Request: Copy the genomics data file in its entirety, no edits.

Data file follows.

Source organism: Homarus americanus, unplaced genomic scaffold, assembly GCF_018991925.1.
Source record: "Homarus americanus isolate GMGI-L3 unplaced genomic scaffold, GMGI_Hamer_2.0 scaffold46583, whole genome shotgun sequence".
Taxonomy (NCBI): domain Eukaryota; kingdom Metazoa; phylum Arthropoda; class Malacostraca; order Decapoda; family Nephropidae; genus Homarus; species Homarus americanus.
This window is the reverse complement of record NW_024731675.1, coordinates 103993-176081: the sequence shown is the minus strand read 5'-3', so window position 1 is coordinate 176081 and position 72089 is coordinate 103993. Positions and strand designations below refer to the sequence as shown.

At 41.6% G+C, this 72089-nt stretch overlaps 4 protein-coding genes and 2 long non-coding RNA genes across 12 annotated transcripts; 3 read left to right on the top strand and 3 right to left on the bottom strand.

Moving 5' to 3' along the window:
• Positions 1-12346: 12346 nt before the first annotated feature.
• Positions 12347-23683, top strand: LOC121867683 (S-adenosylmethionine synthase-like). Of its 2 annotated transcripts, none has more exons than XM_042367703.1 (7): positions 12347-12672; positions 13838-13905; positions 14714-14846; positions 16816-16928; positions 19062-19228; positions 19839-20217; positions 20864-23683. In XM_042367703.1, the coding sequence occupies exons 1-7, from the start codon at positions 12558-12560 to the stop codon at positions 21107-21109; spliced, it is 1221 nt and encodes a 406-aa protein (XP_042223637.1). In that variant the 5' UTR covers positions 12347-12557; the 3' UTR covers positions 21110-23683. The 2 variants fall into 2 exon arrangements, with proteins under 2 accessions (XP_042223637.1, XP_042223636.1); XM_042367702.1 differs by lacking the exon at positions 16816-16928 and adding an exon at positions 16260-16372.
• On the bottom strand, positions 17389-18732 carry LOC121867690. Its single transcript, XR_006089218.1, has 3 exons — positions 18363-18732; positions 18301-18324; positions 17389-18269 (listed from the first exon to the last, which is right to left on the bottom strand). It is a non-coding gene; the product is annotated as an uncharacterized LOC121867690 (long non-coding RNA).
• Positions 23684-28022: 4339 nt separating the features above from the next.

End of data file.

Source organism: Homarus americanus, unplaced genomic scaffold, assembly GCF_018991925.1.
Source record: "Homarus americanus isolate GMGI-L3 unplaced genomic scaffold, GMGI_Hamer_2.0 scaffold46583, whole genome shotgun sequence".
Taxonomy (NCBI): domain Eukaryota; kingdom Metazoa; phylum Arthropoda; class Malacostraca; order Decapoda; family Nephropidae; genus Homarus; species Homarus americanus.
This window is the reverse complement of record NW_024731675.1, coordinates 103993-176081: the sequence shown is the minus strand read 5'-3', so window position 1 is coordinate 176081 and position 72089 is coordinate 103993. Positions and strand designations below refer to the sequence as shown.

At 41.6% G+C, this 72089-nt stretch overlaps 4 protein-coding genes and 2 long non-coding RNA genes across 12 annotated transcripts; 3 read left to right on the top strand and 3 right to left on the bottom strand.

Moving 5' to 3' along the window:
• Positions 1-12346: 12346 nt before the first annotated feature.
• Positions 12347-23683, top strand: LOC121867683 (S-adenosylmethionine synthase-like). Of its 2 annotated transcripts, none has more exons than XM_042367703.1 (7): positions 12347-12672; positions 13838-13905; positions 14714-14846; positions 16816-16928; positions 19062-19228; positions 19839-20217; positions 20864-23683. In XM_042367703.1, the coding sequence occupies exons 1-7, from the start codon at positions 12558-12560 to the stop codon at positions 21107-21109; spliced, it is 1221 nt and encodes a 406-aa protein (XP_042223637.1). In that variant the 5' UTR covers positions 12347-12557; the 3' UTR covers positions 21110-23683. The 2 variants fall into 2 exon arrangements, with proteins under 2 accessions (XP_042223637.1, XP_042223636.1); XM_042367702.1 differs by lacking the exon at positions 16816-16928 and adding an exon at positions 16260-16372.
• On the bottom strand, positions 17389-18732 carry LOC121867690. Its single transcript, XR_006089218.1, has 3 exons — positions 18363-18732; positions 18301-18324; positions 17389-18269 (listed from the first exon to the last, which is right to left on the bottom strand). It is a non-coding gene; the product is annotated as an uncharacterized LOC121867690 (long non-coding RNA).
• Positions 23684-28022: 4339 nt separating the features above from the next.